Visitors to the stand can also enter a competition to win a trip to Saint Lucia courtesy of St Lucia Distillers, and the Saint Lucia Tourism Board.

Join us at the Speciality and Fine Food Fair and take a journey through the islands of the Caribbean to discover the range of products from fiery hot pepper sauces, flavoursome natural and organic condiments to alcoholic beverages including Caribbean craft beer, rum and mamajuana!  Also discover wild craft turmeric products, natural teas and free from products.

We’ll see you there!

Win a trip image

Caribbean Export Supports Research into the Development of Industrial Policy in the Caribbean

At the heart of the development of the Caribbean is the sustainable industrialisation of the region to achieve economic growth and transformation.  Sustainable Development Goal (SDG) 9, calls for inclusive and sustainable industrial development (ISID) and to realise many of the socioeconomic and environmental objectives identified in the 2030 Agenda from Sustainable Development the Caribbean Community (CARICOM) must be guided by an industrial policy framework.

Industrial policy falls under the portfolio of H.E. Chanderikapersad Santokhi, President of the Republic of Suriname and was a focal topic for discussion July’s Heads of Government meeting. 

At the request of the Government of Suriname, Caribbean Export rapidly assisted the facilitation of a study on the ‘Status of Industrialization across Key Export Sectors for CARICOM Countries’.  This study provided a full review of industrial policy implementation across CARICOM countries, explored the key export sectors, their level of industrialisation and impact on economic growth, employment and export earning; data analysis of current export products, export markets, labour and industrial productions and provided recommendations for regional and national industrial policy.  The findings of this study will assist CARICOM Governments and policy makers to develop strategies and further develop the industry policy framework for the Caribbean.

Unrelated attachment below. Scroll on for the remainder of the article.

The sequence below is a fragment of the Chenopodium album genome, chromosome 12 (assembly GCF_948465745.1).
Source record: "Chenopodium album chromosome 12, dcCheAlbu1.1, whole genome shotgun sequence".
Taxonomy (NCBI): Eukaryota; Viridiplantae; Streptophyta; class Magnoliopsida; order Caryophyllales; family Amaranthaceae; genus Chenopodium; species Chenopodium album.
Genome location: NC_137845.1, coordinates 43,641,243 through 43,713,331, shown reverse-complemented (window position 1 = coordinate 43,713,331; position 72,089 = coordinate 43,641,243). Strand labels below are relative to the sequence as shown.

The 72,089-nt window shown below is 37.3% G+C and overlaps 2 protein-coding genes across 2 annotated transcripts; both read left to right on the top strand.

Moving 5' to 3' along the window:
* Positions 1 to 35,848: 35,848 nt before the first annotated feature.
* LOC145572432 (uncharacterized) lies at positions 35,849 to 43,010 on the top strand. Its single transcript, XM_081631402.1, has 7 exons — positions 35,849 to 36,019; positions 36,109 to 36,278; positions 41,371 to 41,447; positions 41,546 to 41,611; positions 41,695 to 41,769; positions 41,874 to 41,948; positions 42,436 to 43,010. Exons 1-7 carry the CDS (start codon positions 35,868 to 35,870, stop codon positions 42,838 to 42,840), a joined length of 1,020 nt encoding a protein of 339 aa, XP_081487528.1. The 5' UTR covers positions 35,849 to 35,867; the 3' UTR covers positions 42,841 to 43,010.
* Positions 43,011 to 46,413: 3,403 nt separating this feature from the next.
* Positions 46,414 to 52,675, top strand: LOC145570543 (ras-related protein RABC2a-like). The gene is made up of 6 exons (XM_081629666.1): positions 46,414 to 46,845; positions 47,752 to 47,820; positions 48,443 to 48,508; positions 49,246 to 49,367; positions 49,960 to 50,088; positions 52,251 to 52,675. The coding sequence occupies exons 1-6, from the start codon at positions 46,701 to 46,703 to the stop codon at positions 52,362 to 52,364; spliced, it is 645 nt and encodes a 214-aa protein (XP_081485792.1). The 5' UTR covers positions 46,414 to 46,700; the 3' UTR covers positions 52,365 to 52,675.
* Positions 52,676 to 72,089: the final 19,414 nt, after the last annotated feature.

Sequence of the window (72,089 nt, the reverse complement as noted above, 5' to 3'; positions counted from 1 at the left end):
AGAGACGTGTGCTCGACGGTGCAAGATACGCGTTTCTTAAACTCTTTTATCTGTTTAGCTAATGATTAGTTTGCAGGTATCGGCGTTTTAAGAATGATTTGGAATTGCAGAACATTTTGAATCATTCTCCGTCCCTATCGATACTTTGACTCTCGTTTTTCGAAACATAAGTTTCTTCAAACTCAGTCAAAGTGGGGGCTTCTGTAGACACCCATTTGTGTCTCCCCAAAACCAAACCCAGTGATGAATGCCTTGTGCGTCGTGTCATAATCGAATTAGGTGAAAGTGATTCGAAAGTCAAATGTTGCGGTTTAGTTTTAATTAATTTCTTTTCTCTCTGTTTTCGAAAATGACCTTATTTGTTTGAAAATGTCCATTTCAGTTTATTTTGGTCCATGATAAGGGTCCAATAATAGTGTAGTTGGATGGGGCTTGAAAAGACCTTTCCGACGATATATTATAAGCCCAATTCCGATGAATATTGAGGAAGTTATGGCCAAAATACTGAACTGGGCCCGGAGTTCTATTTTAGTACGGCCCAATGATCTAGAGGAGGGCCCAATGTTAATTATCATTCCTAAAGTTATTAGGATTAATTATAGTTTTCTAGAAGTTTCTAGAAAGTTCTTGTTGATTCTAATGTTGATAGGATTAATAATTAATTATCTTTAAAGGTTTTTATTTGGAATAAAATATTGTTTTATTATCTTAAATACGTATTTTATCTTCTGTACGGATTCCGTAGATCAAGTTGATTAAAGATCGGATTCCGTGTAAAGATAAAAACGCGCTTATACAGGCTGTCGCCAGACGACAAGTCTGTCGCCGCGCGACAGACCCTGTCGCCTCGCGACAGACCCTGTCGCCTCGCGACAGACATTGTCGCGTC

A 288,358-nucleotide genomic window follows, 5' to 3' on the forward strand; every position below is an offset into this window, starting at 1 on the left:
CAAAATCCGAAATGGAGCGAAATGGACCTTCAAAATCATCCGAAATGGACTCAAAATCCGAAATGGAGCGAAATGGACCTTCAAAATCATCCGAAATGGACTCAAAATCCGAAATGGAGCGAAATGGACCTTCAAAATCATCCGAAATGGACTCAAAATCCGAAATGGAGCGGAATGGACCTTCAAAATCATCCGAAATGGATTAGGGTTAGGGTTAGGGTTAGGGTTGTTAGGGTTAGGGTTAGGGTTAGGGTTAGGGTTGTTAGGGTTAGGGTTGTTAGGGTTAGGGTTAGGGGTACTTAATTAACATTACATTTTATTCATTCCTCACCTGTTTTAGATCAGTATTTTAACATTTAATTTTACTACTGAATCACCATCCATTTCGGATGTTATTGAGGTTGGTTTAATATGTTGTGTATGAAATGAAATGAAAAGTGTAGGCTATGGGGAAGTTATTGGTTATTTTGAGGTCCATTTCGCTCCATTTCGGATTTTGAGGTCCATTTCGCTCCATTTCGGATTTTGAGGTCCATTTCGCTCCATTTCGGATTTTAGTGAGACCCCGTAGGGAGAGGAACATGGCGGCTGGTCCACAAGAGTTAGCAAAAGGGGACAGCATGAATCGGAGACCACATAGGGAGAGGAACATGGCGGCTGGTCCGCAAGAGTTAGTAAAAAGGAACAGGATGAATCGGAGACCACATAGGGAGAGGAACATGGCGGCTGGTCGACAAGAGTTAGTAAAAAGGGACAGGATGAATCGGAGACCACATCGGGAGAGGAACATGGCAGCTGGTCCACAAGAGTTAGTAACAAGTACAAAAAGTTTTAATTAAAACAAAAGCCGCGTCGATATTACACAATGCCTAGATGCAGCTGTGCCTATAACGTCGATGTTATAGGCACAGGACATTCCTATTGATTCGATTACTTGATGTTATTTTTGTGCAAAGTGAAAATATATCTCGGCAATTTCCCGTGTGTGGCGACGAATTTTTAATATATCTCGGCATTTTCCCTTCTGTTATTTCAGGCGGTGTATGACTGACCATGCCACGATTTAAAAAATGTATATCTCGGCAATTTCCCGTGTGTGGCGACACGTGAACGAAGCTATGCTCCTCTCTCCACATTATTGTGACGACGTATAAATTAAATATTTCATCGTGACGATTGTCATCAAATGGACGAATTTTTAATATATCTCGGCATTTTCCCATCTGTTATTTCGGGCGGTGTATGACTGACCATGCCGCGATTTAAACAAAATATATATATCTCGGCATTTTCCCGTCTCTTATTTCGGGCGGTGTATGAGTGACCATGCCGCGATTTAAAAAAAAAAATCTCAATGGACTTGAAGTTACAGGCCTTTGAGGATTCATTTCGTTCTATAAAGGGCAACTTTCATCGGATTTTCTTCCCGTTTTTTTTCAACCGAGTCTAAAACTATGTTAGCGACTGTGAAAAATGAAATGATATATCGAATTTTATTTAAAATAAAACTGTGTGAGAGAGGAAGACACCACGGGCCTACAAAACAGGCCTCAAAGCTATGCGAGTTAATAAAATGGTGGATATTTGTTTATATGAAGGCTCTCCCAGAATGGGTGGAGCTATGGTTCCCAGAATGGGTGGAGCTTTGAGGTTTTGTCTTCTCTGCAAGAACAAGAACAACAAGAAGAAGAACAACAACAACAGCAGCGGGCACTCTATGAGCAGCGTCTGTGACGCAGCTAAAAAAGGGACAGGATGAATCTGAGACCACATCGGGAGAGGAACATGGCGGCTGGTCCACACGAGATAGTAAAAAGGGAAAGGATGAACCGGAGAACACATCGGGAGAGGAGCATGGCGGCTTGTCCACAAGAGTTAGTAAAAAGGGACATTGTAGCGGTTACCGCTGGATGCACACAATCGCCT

The study showed that CARICOM economies are at a crossroad requiring a regional industrial policy that is designed in a manner that builds on the existing comparative advantages of the region.  Further it is recommended that the policy promotes greater intra-regional and extra-regional trade together with further diversification of the goods and services produced in the Caribbean.  Importantly, production of goods must be environmentally sustainable with the benefits from industrial policy being shared equally between countries.

The impact of climate change and COVID-19 has laid bare the need for drastic energy transition towards sustainable solutions and the rise of disruptive technologies are rapidly advancing manufacturing and digitalization in key sectors such as agriculture.

ProNET – Building Capacity of businesses

In 2010 Caribbean Export in collaboration with the Deutsche Gesellschaft fur Internationale Zusammenarbeit GmbH (GIZ) launched the modular programme ProNET.